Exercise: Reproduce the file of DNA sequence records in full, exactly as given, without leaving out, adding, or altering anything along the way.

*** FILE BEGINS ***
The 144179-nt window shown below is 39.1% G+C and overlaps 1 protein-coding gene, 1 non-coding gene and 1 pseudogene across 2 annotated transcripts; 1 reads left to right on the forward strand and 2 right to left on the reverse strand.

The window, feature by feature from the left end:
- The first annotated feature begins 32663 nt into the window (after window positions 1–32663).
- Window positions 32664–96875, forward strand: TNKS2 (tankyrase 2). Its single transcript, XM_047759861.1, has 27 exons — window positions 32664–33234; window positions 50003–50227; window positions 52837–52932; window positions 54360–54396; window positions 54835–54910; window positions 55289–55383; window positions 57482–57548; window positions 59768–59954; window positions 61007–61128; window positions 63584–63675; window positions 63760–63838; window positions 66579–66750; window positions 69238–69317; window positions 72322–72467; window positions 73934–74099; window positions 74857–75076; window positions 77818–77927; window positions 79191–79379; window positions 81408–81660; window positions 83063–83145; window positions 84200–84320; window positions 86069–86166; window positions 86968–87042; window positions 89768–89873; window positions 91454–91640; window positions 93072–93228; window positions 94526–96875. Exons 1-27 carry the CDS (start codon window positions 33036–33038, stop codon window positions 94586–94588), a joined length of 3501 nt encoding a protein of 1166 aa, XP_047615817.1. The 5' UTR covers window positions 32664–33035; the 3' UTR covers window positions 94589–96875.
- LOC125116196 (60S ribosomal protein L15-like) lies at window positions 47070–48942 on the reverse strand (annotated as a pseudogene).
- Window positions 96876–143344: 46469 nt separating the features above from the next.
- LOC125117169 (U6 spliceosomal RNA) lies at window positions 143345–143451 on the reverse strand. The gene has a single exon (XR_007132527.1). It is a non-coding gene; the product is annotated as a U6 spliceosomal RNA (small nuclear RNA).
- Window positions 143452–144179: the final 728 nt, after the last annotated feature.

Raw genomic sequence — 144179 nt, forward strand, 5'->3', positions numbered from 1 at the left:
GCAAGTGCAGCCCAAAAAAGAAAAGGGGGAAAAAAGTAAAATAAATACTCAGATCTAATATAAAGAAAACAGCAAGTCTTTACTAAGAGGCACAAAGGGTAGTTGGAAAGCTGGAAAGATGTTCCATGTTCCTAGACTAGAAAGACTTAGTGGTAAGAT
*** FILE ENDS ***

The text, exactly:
The 144179-nt window shown below is 39.1% G+C and overlaps 1 protein-coding gene, 1 non-coding gene and 1 pseudogene across 2 annotated transcripts; 1 reads left to right on the forward strand and 2 right to left on the reverse strand.

The window, feature by feature from the left end:
- The first annotated feature begins 32663 nt into the window (after window positions 1–32663).
- Window positions 32664–96875, forward strand: TNKS2 (tankyrase 2). Its single transcript, XM_047759861.1, has 27 exons — window positions 32664–33234; window positions 50003–50227; window positions 52837–52932; window positions 54360–54396; window positions 54835–54910; window positions 55289–55383; window positions 57482–57548; window positions 59768–59954; window positions 61007–61128; window positions 63584–63675; window positions 63760–63838; window positions 66579–66750; window positions 69238–69317; window positions 72322–72467; window positions 73934–74099; window positions 74857–75076; window positions 77818–77927; window positions 79191–79379; window positions 81408–81660; window positions 83063–83145; window positions 84200–84320; window positions 86069–86166; window positions 86968–87042; window positions 89768–89873; window positions 91454–91640; window positions 93072–93228; window positions 94526–96875. Exons 1-27 carry the CDS (start codon window positions 33036–33038, stop codon window positions 94586–94588), a joined length of 3501 nt encoding a protein of 1166 aa, XP_047615817.1. The 5' UTR covers window positions 32664–33035; the 3' UTR covers window positions 94589–96875.
- LOC125116196 (60S ribosomal protein L15-like) lies at window positions 47070–48942 on the reverse strand (annotated as a pseudogene).
- Window positions 96876–143344: 46469 nt separating the features above from the next.
- LOC125117169 (U6 spliceosomal RNA) lies at window positions 143345–143451 on the reverse strand. The gene has a single exon (XR_007132527.1). It is a non-coding gene; the product is annotated as a U6 spliceosomal RNA (small nuclear RNA).
- Window positions 143452–144179: the final 728 nt, after the last annotated feature.

Raw genomic sequence — 144179 nt, forward strand, 5'->3', positions numbered from 1 at the left:
GCAAGTGCAGCCCAAAAAAGAAAAGGGGGAAAAAAGTAAAATAAATACTCAGATCTAATATAAAGAAAACAGCAAGTCTTTACTAAGAGGCACAAAGGGTAGTTGGAAAGCTGGAAAGATGTTCCATGTTCCTAGACTAGAAAGACTTAGTGGTAAGAT